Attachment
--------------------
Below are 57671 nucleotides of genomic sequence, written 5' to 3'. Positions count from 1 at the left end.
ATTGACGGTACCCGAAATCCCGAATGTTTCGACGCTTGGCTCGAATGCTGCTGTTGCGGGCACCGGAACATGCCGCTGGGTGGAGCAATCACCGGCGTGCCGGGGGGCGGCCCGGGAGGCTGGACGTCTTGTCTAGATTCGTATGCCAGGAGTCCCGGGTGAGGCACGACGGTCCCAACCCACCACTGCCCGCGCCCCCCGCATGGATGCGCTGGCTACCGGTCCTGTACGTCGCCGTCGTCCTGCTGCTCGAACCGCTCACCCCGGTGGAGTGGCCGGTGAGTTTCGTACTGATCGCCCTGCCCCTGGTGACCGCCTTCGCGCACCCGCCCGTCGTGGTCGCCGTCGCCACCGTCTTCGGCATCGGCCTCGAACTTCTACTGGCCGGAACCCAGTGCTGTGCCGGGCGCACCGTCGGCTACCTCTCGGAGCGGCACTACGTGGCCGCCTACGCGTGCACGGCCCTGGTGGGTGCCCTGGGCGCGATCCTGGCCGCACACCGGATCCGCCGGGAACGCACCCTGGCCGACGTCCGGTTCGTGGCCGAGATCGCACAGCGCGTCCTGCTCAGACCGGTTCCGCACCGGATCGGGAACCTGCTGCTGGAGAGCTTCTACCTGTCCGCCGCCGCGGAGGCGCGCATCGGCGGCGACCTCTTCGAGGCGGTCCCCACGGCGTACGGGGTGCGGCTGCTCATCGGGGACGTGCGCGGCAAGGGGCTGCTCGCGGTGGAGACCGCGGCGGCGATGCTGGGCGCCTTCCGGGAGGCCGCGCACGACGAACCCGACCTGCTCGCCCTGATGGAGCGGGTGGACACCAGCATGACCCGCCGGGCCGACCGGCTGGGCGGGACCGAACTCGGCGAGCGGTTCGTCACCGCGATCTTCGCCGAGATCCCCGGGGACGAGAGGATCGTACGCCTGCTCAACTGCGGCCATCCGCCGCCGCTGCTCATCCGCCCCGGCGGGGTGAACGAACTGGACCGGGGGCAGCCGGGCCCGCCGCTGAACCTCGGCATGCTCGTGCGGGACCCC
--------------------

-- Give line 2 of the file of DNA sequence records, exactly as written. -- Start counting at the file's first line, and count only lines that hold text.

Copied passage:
ATTGACGGTACCCGAAATCCCGAATGTTTCGACGCTTGGCTCGAATGCTGCTGTTGCGGGCACCGGAACATGCCGCTGGGTGGAGCAATCACCGGCGTGCCGGGGGGCGGCCCGGGAGGCTGGACGTCTTGTCTAGATTCGTATGCCAGGAGTCCCGGGTGAGGCACGACGGTCCCAACCCACCACTGCCCGCGCCCCCCGCATGGATGCGCTGGCTACCGGTCCTGTACGTCGCCGTCGTCCTGCTGCTCGAACCGCTCACCCCGGTGGAGTGGCCGGTGAGTTTCGTACTGATCGCCCTGCCCCTGGTGACCGCCTTCGCGCACCCGCCCGTCGTGGTCGCCGTCGCCACCGTCTTCGGCATCGGCCTCGAACTTCTACTGGCCGGAACCCAGTGCTGTGCCGGGCGCACCGTCGGCTACCTCTCGGAGCGGCACTACGTGGCCGCCTACGCGTGCACGGCCCTGGTGGGTGCCCTGGGCGCGATCCTGGCCGCACACCGGATCCGCCGGGAACGCACCCTGGCCGACGTCCGGTTCGTGGCCGAGATCGCACAGCGCGTCCTGCTCAGACCGGTTCCGCACCGGATCGGGAACCTGCTGCTGGAGAGCTTCTACCTGTCCGCCGCCGCGGAGGCGCGCATCGGCGGCGACCTCTTCGAGGCGGTCCCCACGGCGTACGGGGTGCGGCTGCTCATCGGGGACGTGCGCGGCAAGGGGCTGCTCGCGGTGGAGACCGCGGCGGCGATGCTGGGCGCCTTCCGGGAGGCCGCGCACGACGAACCCGACCTGCTCGCCCTGATGGAGCGGGTGGACACCAGCATGACCCGCCGGGCCGACCGGCTGGGCGGGACCGAACTCGGCGAGCGGTTCGTCACCGCGATCTTCGCCGAGATCCCCGGGGACGAGAGGATCGTACGCCTGCTCAACTGCGGCCATCCGCCGCCGCTGCTCATCCGCCCCGGCGGGGTGAACGAACTGGACCGGGGGCAGCCGGGCCCGCCGCTGAACCTCGGCATGCTCGTGCGGGACCCC